Continuing the trend, This Our Still Life devotes itself to Kötting’s daughter, Eden, just as Kötting himself has done so in his work since before she was born. Hub-bub in the Baöbabs was “dedicated […] to a baby on the way” and set in motion a whole series of films, documentaries and amalgams in which Eden would figure heavily. Occasionally she’s appeared on the sidelines - as was the case with fleeting or secondary appearances in Offshore and In the Wake of Deadad - though, more often than not, she’s been the central focus. If you’ve seen Gallivant then you’ll have met Eden already. She was the young daughter who accompanied her father and granny Kötting as they took a tour around the coast of Great Britain. She has Joubert syndrome which affects the brain stem and by extension muscle control, resulting in speech and balance difficulties.

At the time of Gallivant’s filming, during the summer and early winter months of 1995, Eden was just seven years of age. In the years since her father has captured her growing up in a range of home movies and film projects, with the former quite naturally feeding into the latter. The most recent, This Our Still Life which premiered last year, forms the centrepiece to this latest release. At one point we witness Eden celebrate her 22nd birthday, a sign of how much time has passed. Also present is Mapping Perception, a 2002 collaboration between Kötting and neurophysiologist Mark Lythgoe which formed part of a much bigger project tying art and science together. Eden and her condition were its central focus much as they are too in A Portrait of Eden, Gideon Koppel’s 2011 short for Project Art Works, an organisation who commission artists to make portraits of disabled young people. Kötting had no artistic input in this work, though he features onscreen alongside his daughter.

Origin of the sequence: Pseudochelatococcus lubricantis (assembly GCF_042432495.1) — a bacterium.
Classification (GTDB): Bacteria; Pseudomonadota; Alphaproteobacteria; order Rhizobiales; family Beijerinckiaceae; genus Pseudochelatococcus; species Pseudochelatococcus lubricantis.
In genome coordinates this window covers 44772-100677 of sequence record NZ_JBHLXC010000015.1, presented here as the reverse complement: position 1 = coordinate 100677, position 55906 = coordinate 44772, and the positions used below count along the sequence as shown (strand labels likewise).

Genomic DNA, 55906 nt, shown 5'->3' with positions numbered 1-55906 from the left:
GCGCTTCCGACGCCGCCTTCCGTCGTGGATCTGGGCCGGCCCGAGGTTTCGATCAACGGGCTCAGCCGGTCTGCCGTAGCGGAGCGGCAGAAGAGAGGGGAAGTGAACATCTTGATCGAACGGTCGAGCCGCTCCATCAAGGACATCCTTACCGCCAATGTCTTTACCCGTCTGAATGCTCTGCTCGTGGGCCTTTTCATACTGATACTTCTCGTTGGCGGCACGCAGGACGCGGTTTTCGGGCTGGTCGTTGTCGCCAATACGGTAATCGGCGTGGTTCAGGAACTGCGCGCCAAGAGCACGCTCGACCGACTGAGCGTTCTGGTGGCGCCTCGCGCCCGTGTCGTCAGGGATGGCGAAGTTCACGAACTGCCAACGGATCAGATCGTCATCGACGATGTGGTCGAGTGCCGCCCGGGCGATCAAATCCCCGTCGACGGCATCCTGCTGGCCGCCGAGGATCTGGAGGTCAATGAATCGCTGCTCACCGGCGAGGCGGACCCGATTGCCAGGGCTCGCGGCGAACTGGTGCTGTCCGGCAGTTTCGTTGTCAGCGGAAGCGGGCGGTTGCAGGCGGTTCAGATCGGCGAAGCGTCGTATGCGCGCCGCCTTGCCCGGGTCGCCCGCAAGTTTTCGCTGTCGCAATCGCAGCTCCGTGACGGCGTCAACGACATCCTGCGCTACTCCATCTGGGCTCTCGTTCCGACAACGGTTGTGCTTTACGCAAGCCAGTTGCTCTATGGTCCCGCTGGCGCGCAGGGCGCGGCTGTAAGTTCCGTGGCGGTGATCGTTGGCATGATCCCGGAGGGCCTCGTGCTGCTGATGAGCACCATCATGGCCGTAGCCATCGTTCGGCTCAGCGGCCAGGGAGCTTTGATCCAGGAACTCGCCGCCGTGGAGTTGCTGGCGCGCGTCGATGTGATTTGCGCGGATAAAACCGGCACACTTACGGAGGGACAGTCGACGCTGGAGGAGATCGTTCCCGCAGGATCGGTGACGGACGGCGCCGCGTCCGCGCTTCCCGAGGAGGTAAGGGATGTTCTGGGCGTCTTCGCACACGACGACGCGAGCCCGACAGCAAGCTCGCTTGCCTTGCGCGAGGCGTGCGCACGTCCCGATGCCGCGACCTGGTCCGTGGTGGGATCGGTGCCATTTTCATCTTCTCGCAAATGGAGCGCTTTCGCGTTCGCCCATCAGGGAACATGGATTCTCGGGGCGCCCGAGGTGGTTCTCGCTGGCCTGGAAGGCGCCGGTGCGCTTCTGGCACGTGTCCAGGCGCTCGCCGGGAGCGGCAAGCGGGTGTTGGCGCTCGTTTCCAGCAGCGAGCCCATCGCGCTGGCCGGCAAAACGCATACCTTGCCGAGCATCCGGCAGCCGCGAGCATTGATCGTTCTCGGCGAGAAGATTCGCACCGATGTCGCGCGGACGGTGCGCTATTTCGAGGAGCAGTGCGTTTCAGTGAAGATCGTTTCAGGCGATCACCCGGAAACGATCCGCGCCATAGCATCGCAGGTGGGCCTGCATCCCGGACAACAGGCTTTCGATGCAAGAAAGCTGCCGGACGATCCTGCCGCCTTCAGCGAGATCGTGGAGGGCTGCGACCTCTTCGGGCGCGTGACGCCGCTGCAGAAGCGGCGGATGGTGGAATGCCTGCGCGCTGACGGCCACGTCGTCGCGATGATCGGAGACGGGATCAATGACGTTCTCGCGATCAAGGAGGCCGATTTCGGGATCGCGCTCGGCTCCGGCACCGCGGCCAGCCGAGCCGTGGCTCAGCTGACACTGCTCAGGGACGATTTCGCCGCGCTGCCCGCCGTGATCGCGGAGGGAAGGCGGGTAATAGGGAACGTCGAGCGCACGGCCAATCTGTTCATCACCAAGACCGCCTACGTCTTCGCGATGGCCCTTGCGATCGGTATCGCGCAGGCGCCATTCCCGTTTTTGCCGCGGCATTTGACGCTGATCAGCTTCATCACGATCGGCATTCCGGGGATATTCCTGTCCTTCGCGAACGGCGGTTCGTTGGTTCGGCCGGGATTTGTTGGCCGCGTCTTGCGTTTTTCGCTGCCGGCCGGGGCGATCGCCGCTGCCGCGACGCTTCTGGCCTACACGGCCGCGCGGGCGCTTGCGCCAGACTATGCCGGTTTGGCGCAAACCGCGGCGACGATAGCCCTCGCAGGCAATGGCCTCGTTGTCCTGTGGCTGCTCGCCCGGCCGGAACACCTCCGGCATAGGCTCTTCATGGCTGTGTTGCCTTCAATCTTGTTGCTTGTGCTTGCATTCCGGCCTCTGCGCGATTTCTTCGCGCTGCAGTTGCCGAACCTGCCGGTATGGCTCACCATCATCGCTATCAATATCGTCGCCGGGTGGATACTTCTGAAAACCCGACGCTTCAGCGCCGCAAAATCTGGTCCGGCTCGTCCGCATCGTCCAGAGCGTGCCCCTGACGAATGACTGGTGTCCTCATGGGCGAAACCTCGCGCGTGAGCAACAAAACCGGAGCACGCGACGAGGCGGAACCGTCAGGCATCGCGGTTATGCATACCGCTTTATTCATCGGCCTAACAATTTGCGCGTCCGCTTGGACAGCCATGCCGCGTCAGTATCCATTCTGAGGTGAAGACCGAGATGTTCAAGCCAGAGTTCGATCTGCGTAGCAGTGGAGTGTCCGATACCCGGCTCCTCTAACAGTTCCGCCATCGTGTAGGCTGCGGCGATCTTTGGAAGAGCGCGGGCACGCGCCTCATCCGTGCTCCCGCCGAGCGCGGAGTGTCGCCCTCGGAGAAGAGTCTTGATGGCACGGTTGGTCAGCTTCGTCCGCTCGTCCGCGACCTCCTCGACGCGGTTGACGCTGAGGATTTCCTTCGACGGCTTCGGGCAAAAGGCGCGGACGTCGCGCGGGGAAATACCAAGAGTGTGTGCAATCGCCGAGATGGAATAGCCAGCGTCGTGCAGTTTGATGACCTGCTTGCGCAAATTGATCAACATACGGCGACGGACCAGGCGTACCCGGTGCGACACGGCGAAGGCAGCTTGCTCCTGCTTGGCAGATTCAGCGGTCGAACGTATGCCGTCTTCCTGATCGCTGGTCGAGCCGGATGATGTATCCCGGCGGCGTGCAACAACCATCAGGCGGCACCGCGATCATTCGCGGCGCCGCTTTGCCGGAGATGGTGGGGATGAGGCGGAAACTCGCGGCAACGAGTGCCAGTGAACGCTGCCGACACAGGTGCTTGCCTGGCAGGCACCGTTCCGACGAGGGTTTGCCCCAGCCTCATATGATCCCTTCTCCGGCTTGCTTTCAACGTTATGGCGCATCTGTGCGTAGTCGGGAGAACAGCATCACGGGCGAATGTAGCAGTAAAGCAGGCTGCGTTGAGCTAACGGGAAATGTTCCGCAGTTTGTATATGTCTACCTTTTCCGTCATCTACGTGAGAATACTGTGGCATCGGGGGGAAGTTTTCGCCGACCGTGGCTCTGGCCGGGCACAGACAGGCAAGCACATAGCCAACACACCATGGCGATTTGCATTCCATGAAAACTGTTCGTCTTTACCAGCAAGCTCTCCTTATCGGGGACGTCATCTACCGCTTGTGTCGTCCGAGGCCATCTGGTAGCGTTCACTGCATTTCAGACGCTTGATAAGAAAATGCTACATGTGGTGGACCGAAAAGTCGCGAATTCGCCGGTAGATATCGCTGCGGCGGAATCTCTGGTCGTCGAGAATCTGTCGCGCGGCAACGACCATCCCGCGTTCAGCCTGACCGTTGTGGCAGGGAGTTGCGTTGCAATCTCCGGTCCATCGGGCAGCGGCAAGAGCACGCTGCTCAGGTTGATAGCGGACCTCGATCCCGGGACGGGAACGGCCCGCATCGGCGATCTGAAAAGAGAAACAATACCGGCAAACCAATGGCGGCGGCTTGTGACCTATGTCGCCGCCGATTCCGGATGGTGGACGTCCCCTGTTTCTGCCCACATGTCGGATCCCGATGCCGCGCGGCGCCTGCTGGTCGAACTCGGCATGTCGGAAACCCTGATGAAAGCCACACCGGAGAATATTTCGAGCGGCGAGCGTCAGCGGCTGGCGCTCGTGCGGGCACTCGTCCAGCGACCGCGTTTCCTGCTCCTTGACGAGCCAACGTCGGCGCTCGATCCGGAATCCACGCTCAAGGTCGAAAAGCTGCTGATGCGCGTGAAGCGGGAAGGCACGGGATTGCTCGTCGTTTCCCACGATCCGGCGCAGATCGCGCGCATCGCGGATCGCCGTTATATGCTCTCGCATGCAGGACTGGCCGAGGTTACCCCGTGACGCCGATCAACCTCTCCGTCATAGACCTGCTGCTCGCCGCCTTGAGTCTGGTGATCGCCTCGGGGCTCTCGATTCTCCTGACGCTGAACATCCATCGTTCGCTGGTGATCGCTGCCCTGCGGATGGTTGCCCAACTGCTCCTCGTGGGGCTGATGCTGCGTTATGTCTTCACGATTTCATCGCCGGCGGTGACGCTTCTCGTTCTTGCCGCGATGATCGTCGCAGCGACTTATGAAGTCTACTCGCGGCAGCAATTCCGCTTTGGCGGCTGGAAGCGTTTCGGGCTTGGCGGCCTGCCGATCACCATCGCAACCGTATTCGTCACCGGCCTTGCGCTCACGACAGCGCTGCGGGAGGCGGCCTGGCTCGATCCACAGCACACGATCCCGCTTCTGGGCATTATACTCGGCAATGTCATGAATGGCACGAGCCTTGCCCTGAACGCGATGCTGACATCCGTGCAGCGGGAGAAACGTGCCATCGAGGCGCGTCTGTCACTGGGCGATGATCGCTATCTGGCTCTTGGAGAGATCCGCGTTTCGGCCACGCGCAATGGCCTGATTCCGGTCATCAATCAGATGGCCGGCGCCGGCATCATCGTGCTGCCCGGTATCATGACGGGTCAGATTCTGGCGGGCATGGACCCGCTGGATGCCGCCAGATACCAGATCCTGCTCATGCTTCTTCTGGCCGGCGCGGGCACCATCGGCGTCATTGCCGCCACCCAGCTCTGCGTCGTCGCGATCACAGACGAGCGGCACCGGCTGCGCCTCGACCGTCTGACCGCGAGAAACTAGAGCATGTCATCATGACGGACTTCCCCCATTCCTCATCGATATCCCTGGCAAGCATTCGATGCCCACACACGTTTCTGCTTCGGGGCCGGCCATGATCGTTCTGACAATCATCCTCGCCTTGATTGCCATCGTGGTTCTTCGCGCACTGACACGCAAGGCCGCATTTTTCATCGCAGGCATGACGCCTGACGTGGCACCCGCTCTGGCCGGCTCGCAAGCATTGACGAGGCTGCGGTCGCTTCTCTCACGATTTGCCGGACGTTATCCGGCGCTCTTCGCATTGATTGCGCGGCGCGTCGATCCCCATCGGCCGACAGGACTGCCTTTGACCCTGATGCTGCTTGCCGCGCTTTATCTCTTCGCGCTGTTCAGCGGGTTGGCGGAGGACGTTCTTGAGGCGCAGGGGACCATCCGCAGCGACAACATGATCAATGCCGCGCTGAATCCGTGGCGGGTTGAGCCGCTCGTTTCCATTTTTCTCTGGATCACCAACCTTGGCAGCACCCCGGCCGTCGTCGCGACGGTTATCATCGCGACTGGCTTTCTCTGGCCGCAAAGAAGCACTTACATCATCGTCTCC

This Our Still Life and Mapping Perception make for a suitable pair, and not simply because of the shared subject matter. In fact, Eden is only part of This Our Still Life’s make-up, the other part being dedicated to Louyre, the “tumble-down farmhouse” (as John Roseveare’s booklet essay puts it) the Köttings have owned in the Pyrenees - and used as a holiday home for a few months every year - since 1989. Their strongest connection comes in their methodology: a combination of footage from Kötting’s own archive, a cut-up soundtrack of disembodied voices and samples, and intermittent blocks of text. Both are documentaries though perhaps not in the most rigid of terms. Mapping Perception comes with performed elements by Dudley Sutton (who’d appeared in This Filthy Earth for Kötting) and others, whilst each retains a firmly experimental edge. There is nothing in the style of conventional voice-over or other such audience-friendly devices. Rather we are asked to connect through other means.